But while listening to him speak I couldn’t help but imagine a lifestyle like those portrayed in 2001: A Space Odyssey or works by Osamu Tezuka. With childlike excitement that I couldn’t contain, I felt that I want to experience it as quickly as possible, and now Homma and his team are preparing to make it real.

It takes a little more, for Homma as well, to imagine the collection of big data, that is mass data taken from sensors, from these houses. But, with this as a basis, houses using artificial intelligence for home controls are something he is conscious of. In the past, this field has seen challengers in the area of communication robots here and there, with voice recognition controls by major home appliance makers and more recently in Vinclu’s Gatebox.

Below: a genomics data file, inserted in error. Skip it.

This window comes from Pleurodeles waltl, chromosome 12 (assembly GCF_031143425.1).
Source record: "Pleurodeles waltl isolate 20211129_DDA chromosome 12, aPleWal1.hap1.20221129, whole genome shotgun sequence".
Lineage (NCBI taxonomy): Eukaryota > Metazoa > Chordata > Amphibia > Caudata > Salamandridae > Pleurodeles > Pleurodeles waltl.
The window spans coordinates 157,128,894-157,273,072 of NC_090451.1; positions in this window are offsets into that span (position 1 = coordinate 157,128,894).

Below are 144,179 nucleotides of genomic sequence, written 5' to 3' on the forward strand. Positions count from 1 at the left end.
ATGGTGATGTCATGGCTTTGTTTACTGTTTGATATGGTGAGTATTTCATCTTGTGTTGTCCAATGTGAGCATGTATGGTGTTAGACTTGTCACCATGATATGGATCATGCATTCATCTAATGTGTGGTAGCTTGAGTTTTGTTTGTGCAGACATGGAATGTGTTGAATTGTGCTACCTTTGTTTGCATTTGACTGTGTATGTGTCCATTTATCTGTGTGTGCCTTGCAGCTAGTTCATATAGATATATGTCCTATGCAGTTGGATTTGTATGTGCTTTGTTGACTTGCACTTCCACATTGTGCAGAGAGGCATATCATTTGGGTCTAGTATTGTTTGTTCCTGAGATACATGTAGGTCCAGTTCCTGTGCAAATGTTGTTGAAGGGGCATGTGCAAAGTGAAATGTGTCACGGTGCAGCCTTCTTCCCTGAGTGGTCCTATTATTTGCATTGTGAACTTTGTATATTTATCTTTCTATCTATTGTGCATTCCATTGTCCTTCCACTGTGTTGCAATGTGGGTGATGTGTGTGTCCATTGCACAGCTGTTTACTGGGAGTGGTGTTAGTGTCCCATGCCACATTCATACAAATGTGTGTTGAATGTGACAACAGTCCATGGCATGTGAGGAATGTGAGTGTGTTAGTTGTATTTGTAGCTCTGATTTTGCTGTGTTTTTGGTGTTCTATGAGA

In other words, you arrive home and when you announce, “I’m home,” a robot turns on the lights while scanning your face for user recognition, and then uses your social data to recommend your favorite TV show–this is a glimpse of the world view. On top of allowing this to more fully develop, they will more intimately integrate with “the home itself.”

Maybe an autonomous driving house. — To borrow Homma’s words, perhaps in the future we may come into contact with such a product.

The reasons for focusing on Silicon Valley while facing the world playing field are its continued growth in population, high talent level of the population, and Homma remarked whoever is left standing here can become the “world standard.”

Nearly 20 years have passed since his days as a student entrepreneur.

Actually, I really thought someone would appear and solve this problem. But no one showed up so I’m going to do it.

Homma said this with a gleam in his eye, like someone ready and even eager to tackle all future obstacles.

Translated by Amanda Imasaka

Edited by Masaru Ikeda